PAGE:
Master's Degree - Business Administration
Things to know about earning your MBA online
When it comes to earning your Masters of Business Administration degree online, you need to be extremely diligent in your research and planning. In the highly competitive world of business, where you went to school is often almost as important as what you know. Thus, it's very important that you choose a well-regarded MBA program to extract maximum return on your investment and broaden your post-graduation career horizons.
However, before you start to research online MBA programs, you should be aware that, by and large, employers prefer job candidates who have completed traditional MBA studies. Getting an MBA online can be a very cost-effective alternative to traditional classes, though, especially if you want to keep your current job while you upgrade your professional credentials. It is essential that you invest in a school that's going to provide you with a good return, and that means choosing an online MBA program that carries weight with employers and is respected by the business community.
While an MBA is already a specialized professional degree, you have many options to further customize your education by concentrating your studies on a specific aspect of business. Some of the many different MBA specializations you can pursue include:
- Financial management
- Global business
- Health services
- Information systems management
- Law and business
- Management accounting
- Quantitative finance
- Strategic marketing
- Strategic business valuation
- Supply chain management
Some innovative schools also offer MBA programs with a focus on technology. If you have a particular interest in technological innovation from a business management perspective, you might get a great deal of value out of getting that type of specialized MBA degree.
Top Online MBA Programs
This list of well-regarded online MBA programs was compiled from various authoritative sources, including major American business publications. In all cases, the program's reputation was one of the most important evaluative criteria. This is not an exhaustive list, and there are many quality online MBA programs that do not appear on this list. You should always perform your own in-depth, independent research before you make any final decisions on a program to enroll in.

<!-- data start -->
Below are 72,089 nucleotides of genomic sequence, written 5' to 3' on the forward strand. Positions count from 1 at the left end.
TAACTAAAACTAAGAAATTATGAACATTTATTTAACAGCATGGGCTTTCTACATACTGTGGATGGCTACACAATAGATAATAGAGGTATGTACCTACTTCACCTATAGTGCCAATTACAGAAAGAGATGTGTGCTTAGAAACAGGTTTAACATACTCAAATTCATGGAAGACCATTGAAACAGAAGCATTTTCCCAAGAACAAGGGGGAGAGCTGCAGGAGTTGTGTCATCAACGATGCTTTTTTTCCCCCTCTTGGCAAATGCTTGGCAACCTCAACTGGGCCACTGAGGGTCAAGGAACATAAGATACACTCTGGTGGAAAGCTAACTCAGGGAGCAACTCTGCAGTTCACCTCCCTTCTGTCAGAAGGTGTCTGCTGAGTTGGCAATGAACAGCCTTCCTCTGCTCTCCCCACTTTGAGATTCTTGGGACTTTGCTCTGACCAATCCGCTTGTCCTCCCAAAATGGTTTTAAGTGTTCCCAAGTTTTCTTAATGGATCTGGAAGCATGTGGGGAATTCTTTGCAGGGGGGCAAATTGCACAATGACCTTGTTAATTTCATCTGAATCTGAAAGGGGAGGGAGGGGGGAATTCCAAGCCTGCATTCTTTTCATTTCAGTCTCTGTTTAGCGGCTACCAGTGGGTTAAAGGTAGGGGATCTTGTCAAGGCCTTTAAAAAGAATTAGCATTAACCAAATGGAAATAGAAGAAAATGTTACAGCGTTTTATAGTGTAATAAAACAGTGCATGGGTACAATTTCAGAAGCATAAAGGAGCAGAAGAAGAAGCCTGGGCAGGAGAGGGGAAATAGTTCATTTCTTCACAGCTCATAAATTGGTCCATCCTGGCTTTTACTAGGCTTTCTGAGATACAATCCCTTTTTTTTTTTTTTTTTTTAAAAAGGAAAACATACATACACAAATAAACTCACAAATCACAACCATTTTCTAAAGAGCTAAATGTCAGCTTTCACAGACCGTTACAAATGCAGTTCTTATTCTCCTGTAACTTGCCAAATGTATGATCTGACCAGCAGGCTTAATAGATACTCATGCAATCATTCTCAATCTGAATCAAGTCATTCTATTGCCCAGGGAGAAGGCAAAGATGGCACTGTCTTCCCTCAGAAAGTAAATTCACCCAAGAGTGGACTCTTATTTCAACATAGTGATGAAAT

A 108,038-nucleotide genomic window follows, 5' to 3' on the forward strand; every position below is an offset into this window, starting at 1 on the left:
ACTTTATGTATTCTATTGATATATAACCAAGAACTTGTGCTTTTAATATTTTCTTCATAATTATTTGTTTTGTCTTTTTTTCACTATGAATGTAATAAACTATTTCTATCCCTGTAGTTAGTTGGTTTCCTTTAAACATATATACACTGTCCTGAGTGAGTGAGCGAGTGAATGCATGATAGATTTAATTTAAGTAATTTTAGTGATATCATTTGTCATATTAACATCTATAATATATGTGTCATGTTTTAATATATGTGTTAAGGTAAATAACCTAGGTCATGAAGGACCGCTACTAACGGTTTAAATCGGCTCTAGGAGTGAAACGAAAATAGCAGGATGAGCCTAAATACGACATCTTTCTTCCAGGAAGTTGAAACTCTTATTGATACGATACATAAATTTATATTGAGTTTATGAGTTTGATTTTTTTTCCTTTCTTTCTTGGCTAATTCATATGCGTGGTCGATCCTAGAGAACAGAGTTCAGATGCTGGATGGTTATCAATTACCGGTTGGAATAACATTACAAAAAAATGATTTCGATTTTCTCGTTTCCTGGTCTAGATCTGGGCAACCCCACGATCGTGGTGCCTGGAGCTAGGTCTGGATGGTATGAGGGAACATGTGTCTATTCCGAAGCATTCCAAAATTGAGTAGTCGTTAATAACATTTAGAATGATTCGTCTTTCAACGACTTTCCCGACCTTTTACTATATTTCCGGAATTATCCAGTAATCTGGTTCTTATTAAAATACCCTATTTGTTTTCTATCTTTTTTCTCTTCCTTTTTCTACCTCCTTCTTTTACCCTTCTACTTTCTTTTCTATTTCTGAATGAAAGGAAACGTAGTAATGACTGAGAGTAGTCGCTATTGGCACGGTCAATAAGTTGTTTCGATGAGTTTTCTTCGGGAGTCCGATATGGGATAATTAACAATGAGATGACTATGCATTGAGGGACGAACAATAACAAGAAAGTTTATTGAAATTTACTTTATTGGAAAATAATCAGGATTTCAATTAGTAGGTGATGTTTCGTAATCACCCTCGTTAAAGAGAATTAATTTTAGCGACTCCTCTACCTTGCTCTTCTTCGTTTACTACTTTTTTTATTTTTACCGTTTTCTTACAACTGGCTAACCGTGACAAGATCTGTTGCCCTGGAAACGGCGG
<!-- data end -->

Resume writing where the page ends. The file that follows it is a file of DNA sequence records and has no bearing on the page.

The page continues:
With that in mind, here are ten of the top available online MBA programs:
- Kelly School of Business at Indiana University-Bloomington
- Thunderbird School of Global Management in Glendale, Arizona
- College of Business and Management at the University of Illinois-Springfield
- College of Business and Global Affairs at the University of Tennessee-Martin
- Rutgers Business School at Rutgers State University of New Jersey-New Brunswick and Newark
- Poole College of Management, Jenkins Graduate School at North Carolina State University
- George Washington University School of Business at George Washington University
- Hough Graduate School of Business at the University of Florida
- Smeal College of Business at Pennsylvania State University
- W.P. Carey School of Business at Arizona State University
Researching Online MBA Programs
Here are some tips and tricks to use when you're researching online MBA programs:
- Get the student perspective. If possible, speak to students who have completed the program, or track down an online forum where former students have posted about their experience. Did they feel the program was worthwhile? Did they get value for their investment?
- Look at the numbers. Find out what percentage of students who start the program finish it, and what percentage of graduates find gainful employment within one year of graduation. These statistics are very telling about a program's quality and value.
- Check faculty credentials. You can learn a lot about the program's instructors from the school's website, as there will (or should) be profiles summarizing instructor qualifications. This is a quick and easy way to compare and contrast your prospective teachers.
Whenever possible, get an independent view. Don't rely solely on information provided by the school; remember, it may not be completely objective.